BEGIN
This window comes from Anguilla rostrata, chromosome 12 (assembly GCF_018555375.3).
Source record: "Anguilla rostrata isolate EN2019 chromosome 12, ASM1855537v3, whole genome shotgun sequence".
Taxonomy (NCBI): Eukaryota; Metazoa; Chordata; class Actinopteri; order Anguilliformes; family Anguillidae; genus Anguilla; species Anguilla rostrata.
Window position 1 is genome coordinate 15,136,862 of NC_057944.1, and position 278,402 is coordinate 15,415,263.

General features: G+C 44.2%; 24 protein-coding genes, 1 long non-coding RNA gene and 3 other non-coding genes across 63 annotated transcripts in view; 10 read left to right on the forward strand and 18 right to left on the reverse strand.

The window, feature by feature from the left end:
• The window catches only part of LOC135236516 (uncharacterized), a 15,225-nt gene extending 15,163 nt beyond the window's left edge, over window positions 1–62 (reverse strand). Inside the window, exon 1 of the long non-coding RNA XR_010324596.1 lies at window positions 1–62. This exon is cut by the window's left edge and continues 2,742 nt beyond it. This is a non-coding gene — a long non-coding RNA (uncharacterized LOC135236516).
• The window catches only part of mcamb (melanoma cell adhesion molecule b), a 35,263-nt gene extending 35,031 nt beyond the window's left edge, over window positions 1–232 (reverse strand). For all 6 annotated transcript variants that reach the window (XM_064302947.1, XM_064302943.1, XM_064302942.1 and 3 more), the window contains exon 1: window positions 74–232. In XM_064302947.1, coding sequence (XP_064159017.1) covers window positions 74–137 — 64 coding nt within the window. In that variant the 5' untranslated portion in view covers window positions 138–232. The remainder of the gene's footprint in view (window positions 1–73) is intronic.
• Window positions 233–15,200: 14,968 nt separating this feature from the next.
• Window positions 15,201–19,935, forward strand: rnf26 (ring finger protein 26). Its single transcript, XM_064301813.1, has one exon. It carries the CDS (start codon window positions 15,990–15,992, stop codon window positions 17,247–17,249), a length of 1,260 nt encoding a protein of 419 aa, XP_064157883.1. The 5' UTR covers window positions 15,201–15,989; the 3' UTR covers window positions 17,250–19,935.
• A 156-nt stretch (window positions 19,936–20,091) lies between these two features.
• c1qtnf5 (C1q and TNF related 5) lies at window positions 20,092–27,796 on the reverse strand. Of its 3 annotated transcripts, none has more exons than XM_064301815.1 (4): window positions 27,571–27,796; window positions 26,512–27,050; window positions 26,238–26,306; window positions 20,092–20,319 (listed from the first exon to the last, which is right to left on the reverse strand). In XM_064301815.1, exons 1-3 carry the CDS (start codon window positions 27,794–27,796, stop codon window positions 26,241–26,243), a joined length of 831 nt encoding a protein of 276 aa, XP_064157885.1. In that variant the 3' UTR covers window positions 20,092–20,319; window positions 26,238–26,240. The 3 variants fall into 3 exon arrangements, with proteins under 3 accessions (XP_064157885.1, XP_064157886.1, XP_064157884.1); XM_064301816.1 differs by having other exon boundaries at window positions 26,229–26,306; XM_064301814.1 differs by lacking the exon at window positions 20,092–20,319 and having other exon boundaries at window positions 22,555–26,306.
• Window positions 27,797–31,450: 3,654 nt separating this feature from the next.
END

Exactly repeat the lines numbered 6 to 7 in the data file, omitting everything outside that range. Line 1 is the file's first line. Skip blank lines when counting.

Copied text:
The window, feature by feature from the left end:
• The window catches only part of LOC135236516 (uncharacterized), a 15,225-nt gene extending 15,163 nt beyond the window's left edge, over window positions 1–62 (reverse strand). Inside the window, exon 1 of the long non-coding RNA XR_010324596.1 lies at window positions 1–62. This exon is cut by the window's left edge and continues 2,742 nt beyond it. This is a non-coding gene — a long non-coding RNA (uncharacterized LOC135236516).